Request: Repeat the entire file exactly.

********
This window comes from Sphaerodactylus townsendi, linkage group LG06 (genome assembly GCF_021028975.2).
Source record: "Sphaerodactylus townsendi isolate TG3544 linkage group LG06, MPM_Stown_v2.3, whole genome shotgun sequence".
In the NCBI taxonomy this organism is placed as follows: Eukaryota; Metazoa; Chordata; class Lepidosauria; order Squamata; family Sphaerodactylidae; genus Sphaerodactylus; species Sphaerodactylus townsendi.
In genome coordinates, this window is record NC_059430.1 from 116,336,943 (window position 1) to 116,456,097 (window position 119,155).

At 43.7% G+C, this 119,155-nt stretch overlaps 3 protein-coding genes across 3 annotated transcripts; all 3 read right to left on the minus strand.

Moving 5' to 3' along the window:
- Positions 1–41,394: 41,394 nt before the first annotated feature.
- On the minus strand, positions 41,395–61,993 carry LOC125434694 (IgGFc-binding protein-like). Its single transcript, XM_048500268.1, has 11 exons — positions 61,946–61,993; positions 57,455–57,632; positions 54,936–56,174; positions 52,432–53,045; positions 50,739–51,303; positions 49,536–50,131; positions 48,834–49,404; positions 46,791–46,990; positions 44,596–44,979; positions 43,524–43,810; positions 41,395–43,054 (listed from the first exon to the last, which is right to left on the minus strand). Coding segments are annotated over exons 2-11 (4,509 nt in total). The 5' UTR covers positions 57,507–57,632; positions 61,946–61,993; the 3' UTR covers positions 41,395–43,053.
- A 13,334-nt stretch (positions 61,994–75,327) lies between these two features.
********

This window comes from Sphaerodactylus townsendi, linkage group LG06 (genome assembly GCF_021028975.2).
Source record: "Sphaerodactylus townsendi isolate TG3544 linkage group LG06, MPM_Stown_v2.3, whole genome shotgun sequence".
In the NCBI taxonomy this organism is placed as follows: Eukaryota; Metazoa; Chordata; class Lepidosauria; order Squamata; family Sphaerodactylidae; genus Sphaerodactylus; species Sphaerodactylus townsendi.
In genome coordinates, this window is record NC_059430.1 from 116,336,943 (window position 1) to 116,456,097 (window position 119,155).

At 43.7% G+C, this 119,155-nt stretch overlaps 3 protein-coding genes across 3 annotated transcripts; all 3 read right to left on the minus strand.

Moving 5' to 3' along the window:
- Positions 1–41,394: 41,394 nt before the first annotated feature.
- On the minus strand, positions 41,395–61,993 carry LOC125434694 (IgGFc-binding protein-like). Its single transcript, XM_048500268.1, has 11 exons — positions 61,946–61,993; positions 57,455–57,632; positions 54,936–56,174; positions 52,432–53,045; positions 50,739–51,303; positions 49,536–50,131; positions 48,834–49,404; positions 46,791–46,990; positions 44,596–44,979; positions 43,524–43,810; positions 41,395–43,054 (listed from the first exon to the last, which is right to left on the minus strand). Coding segments are annotated over exons 2-11 (4,509 nt in total). The 5' UTR covers positions 57,507–57,632; positions 61,946–61,993; the 3' UTR covers positions 41,395–43,053.
- A 13,334-nt stretch (positions 61,994–75,327) lies between these two features.